The repercussions of this belief are scattered across my emotional history: When I was younger, people who loved me landed at the end of my priority list, and people who ignored me rose straight to the top. I denied myself what I wanted and worked hard at the stuff that other people valued. I treasured time with people who treated me as useful and discounted the value of those who actually cared. I wanted to be of positive value more than I wanted to be loved, because I was taught to be useful, I was taught to support and give, but I wasn’t really taught how to relax and enjoy loving and being loved.
I used to find these facts about myself and my history embarrassing because I thought they meant I was extremely fucked up and unlovable. But mine was not an exotic or unusual upbringing, and neither is yours. (Lots of Ask Polly readers are going to tell you about their own experiences with controlling, avoidant, blaming parents in the comments section, so read on and you’ll see how common it is!)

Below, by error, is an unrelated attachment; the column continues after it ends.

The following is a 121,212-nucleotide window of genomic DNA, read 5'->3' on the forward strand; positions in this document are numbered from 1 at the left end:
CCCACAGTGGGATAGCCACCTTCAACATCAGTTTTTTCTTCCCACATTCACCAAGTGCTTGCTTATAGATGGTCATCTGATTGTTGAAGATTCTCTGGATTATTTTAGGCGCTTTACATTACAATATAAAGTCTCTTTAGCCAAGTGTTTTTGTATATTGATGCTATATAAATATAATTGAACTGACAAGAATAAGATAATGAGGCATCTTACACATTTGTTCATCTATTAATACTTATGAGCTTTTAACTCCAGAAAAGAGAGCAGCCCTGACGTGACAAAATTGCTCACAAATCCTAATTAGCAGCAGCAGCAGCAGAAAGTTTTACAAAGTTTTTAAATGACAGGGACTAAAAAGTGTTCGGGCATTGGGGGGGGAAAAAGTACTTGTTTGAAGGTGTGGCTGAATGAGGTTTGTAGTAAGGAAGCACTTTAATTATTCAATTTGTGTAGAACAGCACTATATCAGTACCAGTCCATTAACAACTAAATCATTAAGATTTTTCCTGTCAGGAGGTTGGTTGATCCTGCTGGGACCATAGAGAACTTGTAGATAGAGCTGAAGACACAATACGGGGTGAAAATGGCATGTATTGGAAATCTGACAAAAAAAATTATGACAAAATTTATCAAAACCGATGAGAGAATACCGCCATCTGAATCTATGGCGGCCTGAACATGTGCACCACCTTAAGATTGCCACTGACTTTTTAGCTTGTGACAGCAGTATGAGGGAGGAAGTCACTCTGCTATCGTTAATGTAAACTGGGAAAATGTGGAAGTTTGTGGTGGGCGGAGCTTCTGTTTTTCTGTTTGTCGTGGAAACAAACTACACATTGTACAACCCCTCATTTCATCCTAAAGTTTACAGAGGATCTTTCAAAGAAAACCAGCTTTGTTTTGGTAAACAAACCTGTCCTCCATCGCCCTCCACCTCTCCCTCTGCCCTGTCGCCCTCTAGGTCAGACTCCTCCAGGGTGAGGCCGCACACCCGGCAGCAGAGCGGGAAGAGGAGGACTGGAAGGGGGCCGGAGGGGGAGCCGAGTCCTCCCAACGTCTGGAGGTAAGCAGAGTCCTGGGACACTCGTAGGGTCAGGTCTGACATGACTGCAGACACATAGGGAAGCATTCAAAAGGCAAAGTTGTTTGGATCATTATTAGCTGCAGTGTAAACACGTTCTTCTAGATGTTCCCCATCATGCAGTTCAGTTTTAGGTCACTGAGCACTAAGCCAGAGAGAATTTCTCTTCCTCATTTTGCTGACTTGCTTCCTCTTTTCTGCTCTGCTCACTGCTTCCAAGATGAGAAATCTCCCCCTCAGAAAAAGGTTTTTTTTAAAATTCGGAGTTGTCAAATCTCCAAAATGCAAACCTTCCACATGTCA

The sad truth is that most of the people alive on this planet are wildly confused about the forces that act on them. They don’t know why their families make them crazy. They don’t know why they feel anxious about love, or why they can’t connect with their friends, or why they always feel like a third wheel in groups, or why they run away from a potential partner just when things start to feel serious.
Most of us don’t understand why it’s so hard to be happy. We can’t feel strong emotions without experiencing shame and self-hatred. We can’t navigate stressful times in our lives without subconsciously blaming ourselves for whatever is going haywire. We buy into the shared myth that we’re supposed to become happier and more productive with each passing year. The deeper reasons for our unhappiness are stubbornly indecipherable to most of us.